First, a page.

Massive Air Vehicle Combines Features of Blimps and Airplanes

Momentum is growing behind a technology that promises to combine the qualities of lighter-than-air airships with traditional fixed-wing aircraft.

Charles Murray

September 16, 2016

3 Min Read
Massive Air Vehicle Combines Features of Blimps and Airplanes

The Airlander 10, as it’s known, is bigger than the famed Goodyear Blimp, cruises at almost 90 mph, and can carry a payload of more than 11 tons. “Lots of people have dreamed of mixing an airship with a fixed-wing aircraft,” Chris Daniels, head of communications for Hybrid Air Vehicles, which makes the Airlander 10, told Design News. “They dreamed of it because lighter-than-air flight is very efficient. But heavier-than-air flight is more controllable, faster, and better in harsh weather conditions.”

The helium-filled Airlander 10 has reportedly been able to combine those qualities because it is heavier than air and employs a more aerodynamic shape than conventional blimps. “To get all those characteristics, you need materials that are strong and light enough, so you can create a new shape,” Daniels told us.

Click on the image below to learn more about the Airlander 10

Airlander 10 combines the features of so-called “airships,” such as blimps, with the controllability of fixed-wing aircraft. (Source: Hybrid Air Vehicles)

To accomplish that, Hybrid Air Vehicles engineers employed a combination of materials used in America’s Cup yacht racing. The aircraft’s 1 mm-thick skin includes a yarn-like interior layer called Vectran, a middle layer of Mylar polyester film, and a polyvinyl fluoride film known as Tedlar. Five tons of the woven material cover a structure that measures 302 feet long, 143 feet wide, and 85 feet high. By comparison, the Goodyear Blimp is 192 feet long and 50 feet wide.

Hybrid Air Vehicles’ engineers say the structure couldn’t have been built a few decades ago. First, they say, the woven blend of materials would have been unavailable, making it impossible to create the vehicle’s shape. Second, engineers didn’t have access to computational fluid dynamics techniques, which make it possible to design the Airlander 10 without having to build numerous scale models and test them in wind tunnels.

”We got the early models more or less right, then merely refined them in the wind tunnels and refined them again in scale models,” Daniels said.


The resulting aircraft, powered by four 325-HP turbocharged diesel engines, contains two big fins, each about the “size of a tennis court,” which serve as control surfaces. Pneumatic tubes, or “skids,” enable it to land on the ground like a pontoon-equipped water aircraft. It currently requires a ground crew of four people to help with landings, but the company ultimately envisions it landing with no ground crew members at all. In comparison, a conventional blimp requires a ground crew of about 15 to 20 to moor it.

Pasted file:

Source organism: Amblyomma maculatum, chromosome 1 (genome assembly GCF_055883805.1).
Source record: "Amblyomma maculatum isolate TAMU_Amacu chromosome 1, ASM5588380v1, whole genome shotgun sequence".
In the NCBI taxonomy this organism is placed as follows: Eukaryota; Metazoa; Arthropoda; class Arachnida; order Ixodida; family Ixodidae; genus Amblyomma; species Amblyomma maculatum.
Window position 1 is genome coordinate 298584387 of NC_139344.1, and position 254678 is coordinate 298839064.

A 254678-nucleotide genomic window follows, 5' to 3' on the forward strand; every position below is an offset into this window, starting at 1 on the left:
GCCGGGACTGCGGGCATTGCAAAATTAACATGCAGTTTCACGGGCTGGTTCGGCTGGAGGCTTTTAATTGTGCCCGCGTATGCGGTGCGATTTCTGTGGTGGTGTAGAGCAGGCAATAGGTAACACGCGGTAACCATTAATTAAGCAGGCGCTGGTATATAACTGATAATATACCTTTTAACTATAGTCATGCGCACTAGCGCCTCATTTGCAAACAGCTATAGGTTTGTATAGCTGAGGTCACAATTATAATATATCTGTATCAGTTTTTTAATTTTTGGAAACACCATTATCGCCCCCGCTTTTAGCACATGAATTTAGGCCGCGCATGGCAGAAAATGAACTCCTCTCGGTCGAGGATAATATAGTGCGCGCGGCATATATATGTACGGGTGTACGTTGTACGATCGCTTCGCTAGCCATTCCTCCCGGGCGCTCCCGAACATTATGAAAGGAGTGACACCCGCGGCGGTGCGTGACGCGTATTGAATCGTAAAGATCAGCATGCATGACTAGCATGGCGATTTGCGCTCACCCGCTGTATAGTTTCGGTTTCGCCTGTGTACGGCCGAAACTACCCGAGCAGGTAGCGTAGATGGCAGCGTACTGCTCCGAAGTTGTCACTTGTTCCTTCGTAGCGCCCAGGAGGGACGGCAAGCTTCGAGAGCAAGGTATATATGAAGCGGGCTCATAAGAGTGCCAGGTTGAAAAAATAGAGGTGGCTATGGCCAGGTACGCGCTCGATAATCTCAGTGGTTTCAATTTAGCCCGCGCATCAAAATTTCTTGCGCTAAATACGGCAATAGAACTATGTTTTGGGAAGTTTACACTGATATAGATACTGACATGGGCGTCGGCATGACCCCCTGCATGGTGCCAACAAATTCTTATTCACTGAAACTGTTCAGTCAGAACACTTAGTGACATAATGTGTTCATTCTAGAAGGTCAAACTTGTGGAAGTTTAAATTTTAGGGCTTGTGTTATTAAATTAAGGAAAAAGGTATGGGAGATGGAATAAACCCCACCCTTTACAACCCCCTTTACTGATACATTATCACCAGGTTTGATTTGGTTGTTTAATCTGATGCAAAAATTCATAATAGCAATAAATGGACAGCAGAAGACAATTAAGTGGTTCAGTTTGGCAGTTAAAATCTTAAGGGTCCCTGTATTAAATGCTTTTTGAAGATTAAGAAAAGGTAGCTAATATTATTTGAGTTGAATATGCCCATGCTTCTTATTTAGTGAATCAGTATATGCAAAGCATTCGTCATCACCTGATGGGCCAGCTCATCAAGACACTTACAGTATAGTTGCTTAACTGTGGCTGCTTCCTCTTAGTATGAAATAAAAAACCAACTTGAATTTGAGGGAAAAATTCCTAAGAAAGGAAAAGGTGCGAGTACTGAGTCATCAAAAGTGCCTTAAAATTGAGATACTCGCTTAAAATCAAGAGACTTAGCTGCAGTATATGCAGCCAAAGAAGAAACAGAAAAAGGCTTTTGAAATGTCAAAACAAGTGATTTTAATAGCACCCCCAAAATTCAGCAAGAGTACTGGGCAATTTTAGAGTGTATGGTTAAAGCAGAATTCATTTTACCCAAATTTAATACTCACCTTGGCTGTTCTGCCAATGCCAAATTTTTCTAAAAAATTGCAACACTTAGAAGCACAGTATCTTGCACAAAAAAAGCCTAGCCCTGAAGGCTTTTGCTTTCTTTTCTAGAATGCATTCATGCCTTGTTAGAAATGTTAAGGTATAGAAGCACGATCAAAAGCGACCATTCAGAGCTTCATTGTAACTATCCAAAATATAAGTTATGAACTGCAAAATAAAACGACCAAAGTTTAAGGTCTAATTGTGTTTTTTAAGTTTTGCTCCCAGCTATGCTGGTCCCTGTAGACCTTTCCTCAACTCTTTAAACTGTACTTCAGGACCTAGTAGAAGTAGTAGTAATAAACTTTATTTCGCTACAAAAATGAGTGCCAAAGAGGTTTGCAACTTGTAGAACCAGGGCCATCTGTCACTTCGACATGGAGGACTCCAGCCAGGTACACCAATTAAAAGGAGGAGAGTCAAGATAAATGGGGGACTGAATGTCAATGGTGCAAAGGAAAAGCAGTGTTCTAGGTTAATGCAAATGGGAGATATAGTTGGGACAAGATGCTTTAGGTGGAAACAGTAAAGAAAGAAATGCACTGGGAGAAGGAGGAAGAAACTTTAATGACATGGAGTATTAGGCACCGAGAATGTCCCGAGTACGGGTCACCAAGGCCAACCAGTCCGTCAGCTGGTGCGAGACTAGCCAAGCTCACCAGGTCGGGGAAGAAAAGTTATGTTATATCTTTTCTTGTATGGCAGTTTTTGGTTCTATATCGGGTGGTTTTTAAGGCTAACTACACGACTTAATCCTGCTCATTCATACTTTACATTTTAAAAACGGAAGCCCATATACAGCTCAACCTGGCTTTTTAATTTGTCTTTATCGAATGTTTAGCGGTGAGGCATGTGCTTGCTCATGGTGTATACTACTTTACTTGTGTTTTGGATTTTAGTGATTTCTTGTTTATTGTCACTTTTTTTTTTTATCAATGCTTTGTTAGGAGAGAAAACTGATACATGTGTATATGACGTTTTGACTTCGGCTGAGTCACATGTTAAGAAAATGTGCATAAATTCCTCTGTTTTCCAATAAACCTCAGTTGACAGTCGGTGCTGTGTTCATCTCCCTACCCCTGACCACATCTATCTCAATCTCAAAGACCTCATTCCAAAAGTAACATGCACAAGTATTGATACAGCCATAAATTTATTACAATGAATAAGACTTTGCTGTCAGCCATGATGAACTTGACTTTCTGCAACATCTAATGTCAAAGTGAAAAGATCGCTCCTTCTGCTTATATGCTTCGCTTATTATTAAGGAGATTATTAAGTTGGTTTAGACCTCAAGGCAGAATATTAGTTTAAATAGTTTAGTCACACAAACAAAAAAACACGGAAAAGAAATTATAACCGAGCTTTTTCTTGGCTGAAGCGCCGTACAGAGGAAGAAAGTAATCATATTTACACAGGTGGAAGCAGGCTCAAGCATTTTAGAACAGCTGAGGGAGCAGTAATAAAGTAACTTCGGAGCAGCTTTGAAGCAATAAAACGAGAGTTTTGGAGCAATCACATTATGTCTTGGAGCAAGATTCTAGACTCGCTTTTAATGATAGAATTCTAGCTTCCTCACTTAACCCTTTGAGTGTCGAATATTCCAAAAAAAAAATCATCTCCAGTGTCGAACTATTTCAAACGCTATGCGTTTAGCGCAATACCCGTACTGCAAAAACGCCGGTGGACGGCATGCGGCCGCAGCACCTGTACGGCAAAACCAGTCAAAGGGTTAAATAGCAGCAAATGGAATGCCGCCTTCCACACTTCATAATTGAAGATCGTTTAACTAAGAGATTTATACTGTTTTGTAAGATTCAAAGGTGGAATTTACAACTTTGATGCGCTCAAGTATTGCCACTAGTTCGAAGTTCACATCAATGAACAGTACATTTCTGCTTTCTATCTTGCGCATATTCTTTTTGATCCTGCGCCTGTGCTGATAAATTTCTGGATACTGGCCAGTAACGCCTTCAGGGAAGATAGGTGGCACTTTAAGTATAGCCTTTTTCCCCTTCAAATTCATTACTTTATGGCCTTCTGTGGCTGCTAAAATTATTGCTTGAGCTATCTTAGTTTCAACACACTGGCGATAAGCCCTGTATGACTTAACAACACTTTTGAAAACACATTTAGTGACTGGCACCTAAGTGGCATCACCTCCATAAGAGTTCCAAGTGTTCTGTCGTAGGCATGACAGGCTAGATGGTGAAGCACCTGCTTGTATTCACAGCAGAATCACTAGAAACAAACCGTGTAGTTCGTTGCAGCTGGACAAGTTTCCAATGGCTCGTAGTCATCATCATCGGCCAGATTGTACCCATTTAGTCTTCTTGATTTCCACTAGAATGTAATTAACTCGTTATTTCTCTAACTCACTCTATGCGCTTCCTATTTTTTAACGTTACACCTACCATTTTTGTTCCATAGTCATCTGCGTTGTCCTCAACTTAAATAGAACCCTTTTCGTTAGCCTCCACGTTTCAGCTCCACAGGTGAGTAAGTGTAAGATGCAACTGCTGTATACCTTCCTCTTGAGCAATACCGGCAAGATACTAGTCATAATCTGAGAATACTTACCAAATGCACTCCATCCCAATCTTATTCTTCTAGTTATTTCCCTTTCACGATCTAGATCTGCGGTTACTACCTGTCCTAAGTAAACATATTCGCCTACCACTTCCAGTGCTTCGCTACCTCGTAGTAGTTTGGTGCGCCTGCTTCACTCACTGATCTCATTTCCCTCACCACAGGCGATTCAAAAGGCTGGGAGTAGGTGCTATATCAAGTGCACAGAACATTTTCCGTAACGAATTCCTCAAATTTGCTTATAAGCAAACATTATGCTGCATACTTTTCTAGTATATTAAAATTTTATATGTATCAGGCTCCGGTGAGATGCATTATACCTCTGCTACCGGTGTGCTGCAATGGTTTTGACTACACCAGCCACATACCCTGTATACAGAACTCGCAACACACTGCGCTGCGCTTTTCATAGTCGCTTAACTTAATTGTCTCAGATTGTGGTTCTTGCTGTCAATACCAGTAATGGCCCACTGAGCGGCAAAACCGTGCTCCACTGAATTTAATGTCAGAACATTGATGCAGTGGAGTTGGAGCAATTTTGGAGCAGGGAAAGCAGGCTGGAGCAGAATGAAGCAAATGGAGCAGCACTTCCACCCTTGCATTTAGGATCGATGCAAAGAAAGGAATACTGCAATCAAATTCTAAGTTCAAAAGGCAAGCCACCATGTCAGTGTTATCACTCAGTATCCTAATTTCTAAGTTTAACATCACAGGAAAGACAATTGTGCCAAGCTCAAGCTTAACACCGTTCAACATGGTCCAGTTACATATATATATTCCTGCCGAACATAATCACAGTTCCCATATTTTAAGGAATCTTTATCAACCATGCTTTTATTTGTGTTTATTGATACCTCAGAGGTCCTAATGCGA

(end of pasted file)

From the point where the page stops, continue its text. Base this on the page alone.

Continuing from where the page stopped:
Airlander made its first flight on Aug. 17, 2016. BBC News subsequently reported that the vehicle was damaged after nosediving on its second flight on Aug. 24.

Hybrid Air Vehicles has been awarded UK and European grant funding to support development of the aircraft. The company has also carried out two “crowdfunding” rounds and now has about 2,000 shareholders.

The company foresees it being used in a wide variety of applications that don’t compete with traditional air carrier business. Those include movement of cargo to remote locations, including mining and construction sites. They also see it being used in ultra-endurance applications and in sightseeing tours at popular locations, such as the Grand Canyon.

”We have a great passenger experience,” Daniels told us. “It’s nearly silent and totally stable. You can open a window, get fresh air, and watch the best places in the world go by at a lovely, leisurely pace.”

Senior technical editor Chuck Murray has been writing about technology for 32 years. He joined Design News in 1987, and has covered electronics, automation, fluid power, and autos.

About the Author(s)

Charles Murray

Charles Murray is a former Design News editor and author of the book, Long Hard Road: The Lithium-Ion Battery and the Electric Car, published by Purdue University Press. He previously served as a DN editor from 1987 to 2000, then returned to the magazine as a senior editor in 2005. A former editor with Semiconductor International and later with EE Times, he has followed the auto industry’s adoption of electric vehicle technology since 1988 and has written extensively about embedded processing and medical electronics. He was a winner of the Jesse H. Neal Award for his story, “The Making of a Medical Miracle,” about implantable defibrillators. He is also the author of the book, The Supermen: The Story of Seymour Cray and the Technical Wizards Behind the Supercomputer, published by John Wiley & Sons in 1997. Murray’s electronics coverage has frequently appeared in the Chicago Tribune and in Popular Science. He holds a BS in engineering from the University of Illinois at Chicago.

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